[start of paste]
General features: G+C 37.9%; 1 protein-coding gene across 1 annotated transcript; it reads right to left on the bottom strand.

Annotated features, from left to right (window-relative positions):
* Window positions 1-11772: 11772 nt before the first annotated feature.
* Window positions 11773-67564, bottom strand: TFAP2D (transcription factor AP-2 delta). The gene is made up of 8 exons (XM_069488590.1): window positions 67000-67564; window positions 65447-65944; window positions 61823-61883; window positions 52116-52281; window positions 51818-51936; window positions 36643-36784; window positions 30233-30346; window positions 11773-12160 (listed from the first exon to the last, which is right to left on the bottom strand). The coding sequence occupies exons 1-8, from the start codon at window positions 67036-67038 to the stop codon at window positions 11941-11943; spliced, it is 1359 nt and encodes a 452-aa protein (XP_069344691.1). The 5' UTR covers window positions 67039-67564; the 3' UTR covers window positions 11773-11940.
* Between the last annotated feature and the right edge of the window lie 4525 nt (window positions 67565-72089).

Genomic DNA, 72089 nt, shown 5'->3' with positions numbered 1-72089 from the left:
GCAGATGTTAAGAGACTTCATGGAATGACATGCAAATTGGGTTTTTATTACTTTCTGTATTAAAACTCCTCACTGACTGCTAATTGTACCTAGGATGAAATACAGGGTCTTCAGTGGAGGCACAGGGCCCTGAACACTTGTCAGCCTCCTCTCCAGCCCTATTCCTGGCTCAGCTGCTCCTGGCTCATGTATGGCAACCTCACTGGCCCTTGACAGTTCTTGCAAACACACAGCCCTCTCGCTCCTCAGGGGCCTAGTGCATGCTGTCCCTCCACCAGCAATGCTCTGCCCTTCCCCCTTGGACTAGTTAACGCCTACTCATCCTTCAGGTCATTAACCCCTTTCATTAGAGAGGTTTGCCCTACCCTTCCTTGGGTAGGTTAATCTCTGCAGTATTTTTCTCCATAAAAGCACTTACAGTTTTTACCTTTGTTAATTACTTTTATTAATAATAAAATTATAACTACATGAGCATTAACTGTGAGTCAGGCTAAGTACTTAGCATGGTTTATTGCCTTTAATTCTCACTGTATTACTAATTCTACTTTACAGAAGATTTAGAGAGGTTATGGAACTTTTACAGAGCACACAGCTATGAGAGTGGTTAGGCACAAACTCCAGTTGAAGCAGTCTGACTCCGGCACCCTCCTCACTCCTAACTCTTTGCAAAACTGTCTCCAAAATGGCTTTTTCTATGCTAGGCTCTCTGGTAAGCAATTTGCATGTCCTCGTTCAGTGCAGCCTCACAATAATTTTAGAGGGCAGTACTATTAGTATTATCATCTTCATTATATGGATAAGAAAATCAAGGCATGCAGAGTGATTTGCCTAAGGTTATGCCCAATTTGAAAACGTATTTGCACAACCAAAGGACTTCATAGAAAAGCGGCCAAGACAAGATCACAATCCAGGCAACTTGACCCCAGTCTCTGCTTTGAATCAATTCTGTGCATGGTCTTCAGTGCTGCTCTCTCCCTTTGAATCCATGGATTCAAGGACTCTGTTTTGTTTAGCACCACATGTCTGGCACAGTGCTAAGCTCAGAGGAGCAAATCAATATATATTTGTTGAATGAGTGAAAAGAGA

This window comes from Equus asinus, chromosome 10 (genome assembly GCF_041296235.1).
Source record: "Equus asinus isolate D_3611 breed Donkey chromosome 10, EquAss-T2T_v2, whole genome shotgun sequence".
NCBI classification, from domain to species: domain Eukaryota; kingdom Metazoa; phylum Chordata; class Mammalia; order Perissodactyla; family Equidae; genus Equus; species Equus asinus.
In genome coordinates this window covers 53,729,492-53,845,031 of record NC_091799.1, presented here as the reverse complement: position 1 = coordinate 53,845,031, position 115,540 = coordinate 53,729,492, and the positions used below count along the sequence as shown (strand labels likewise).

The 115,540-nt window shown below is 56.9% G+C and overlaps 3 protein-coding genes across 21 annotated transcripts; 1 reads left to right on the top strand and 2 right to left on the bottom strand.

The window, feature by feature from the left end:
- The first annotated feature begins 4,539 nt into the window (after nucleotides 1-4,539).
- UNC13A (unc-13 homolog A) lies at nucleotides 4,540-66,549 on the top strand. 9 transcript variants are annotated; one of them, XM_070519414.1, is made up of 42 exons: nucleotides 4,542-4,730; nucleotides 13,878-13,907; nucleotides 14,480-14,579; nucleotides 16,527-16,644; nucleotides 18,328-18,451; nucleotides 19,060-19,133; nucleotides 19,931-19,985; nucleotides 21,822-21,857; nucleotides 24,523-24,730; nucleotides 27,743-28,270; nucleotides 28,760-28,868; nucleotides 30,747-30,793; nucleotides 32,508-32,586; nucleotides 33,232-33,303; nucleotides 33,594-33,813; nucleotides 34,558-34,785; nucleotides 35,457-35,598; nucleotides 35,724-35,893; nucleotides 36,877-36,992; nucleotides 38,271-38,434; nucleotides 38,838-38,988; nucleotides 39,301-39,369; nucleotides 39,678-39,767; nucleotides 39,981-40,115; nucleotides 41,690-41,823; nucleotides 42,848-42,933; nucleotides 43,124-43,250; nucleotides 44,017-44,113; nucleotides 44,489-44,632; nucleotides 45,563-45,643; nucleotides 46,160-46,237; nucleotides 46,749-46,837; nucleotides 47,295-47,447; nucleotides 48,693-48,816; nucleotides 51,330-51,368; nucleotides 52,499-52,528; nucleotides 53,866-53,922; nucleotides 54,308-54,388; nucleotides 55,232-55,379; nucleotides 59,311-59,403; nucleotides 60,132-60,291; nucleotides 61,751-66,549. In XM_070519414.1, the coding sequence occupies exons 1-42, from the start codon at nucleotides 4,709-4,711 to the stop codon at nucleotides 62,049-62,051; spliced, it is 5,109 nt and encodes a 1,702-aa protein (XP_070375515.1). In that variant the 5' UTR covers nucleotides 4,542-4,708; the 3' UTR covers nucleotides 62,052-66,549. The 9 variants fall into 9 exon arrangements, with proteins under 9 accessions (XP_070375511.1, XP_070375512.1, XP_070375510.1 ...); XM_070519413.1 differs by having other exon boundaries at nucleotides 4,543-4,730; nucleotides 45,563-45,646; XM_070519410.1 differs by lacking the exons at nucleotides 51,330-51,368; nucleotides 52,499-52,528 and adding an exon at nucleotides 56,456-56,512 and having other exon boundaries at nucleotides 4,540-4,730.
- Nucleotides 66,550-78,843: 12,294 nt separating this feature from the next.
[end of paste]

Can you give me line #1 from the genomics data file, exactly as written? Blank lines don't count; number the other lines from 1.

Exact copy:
General features: G+C 37.9%; 1 protein-coding gene across 1 annotated transcript; it reads right to left on the bottom strand.